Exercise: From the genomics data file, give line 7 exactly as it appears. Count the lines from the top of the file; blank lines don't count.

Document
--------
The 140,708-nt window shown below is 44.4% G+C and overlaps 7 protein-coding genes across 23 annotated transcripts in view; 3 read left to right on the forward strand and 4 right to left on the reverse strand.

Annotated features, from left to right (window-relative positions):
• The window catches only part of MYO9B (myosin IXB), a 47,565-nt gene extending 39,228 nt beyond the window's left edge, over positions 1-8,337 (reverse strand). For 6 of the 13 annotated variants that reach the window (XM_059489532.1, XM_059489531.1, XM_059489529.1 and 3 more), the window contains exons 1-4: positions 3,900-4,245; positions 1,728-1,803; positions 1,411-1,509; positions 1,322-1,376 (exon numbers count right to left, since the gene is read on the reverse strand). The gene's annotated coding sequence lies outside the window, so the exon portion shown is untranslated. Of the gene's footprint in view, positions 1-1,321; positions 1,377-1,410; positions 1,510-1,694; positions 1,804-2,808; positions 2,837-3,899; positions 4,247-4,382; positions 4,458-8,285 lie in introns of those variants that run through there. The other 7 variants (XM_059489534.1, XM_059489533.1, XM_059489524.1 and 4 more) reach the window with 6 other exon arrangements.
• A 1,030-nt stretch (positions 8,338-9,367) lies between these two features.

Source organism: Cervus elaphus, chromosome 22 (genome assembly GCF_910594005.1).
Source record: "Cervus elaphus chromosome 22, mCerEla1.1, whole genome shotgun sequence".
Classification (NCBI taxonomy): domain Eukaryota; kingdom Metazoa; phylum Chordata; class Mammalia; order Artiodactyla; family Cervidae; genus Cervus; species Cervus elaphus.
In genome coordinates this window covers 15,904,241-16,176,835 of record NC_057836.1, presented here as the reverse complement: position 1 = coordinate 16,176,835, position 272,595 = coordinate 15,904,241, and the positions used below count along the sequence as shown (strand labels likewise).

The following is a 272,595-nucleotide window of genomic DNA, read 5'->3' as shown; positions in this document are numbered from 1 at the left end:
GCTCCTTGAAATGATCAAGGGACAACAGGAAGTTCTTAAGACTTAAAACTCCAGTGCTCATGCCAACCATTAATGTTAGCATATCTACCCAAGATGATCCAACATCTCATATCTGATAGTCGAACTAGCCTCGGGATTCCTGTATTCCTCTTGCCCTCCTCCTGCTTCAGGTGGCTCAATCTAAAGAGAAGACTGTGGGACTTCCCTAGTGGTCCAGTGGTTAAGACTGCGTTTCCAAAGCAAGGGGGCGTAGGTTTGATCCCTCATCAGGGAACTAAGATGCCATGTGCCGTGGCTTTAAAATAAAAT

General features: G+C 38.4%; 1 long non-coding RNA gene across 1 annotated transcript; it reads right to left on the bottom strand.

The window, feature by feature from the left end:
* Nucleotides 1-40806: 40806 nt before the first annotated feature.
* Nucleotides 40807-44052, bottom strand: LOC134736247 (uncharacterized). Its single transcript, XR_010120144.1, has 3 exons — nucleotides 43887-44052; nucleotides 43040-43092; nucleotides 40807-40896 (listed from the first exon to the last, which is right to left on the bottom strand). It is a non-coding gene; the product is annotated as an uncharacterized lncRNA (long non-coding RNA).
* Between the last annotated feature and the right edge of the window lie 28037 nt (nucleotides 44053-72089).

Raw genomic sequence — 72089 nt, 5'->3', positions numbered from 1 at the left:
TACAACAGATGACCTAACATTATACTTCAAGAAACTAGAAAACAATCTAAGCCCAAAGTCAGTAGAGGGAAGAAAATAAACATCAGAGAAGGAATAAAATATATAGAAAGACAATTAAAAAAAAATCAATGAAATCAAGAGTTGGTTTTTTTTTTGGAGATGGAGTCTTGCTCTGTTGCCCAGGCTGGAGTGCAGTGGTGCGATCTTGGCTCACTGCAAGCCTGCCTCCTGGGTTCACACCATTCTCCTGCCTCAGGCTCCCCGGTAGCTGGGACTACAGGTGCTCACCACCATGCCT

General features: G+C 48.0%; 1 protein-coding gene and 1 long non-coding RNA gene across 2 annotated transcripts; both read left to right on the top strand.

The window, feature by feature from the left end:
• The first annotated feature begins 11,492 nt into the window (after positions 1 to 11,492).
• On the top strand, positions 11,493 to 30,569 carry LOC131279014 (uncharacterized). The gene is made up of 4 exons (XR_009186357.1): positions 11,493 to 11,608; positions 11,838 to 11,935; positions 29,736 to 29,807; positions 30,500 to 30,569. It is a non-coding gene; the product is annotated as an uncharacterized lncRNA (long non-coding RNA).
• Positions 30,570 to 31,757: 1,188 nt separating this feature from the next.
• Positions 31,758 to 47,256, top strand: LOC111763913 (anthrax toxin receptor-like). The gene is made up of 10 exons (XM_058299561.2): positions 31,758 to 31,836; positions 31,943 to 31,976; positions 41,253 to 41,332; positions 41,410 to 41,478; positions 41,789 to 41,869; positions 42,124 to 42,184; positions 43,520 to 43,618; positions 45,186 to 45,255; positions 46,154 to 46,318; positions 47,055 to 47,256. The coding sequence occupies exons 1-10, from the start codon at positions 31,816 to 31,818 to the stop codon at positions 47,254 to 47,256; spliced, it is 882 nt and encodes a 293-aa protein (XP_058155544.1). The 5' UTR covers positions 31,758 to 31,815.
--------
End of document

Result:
Classification (NCBI taxonomy): domain Eukaryota; kingdom Metazoa; phylum Chordata; class Mammalia; order Artiodactyla; family Cervidae; genus Cervus; species Cervus elaphus.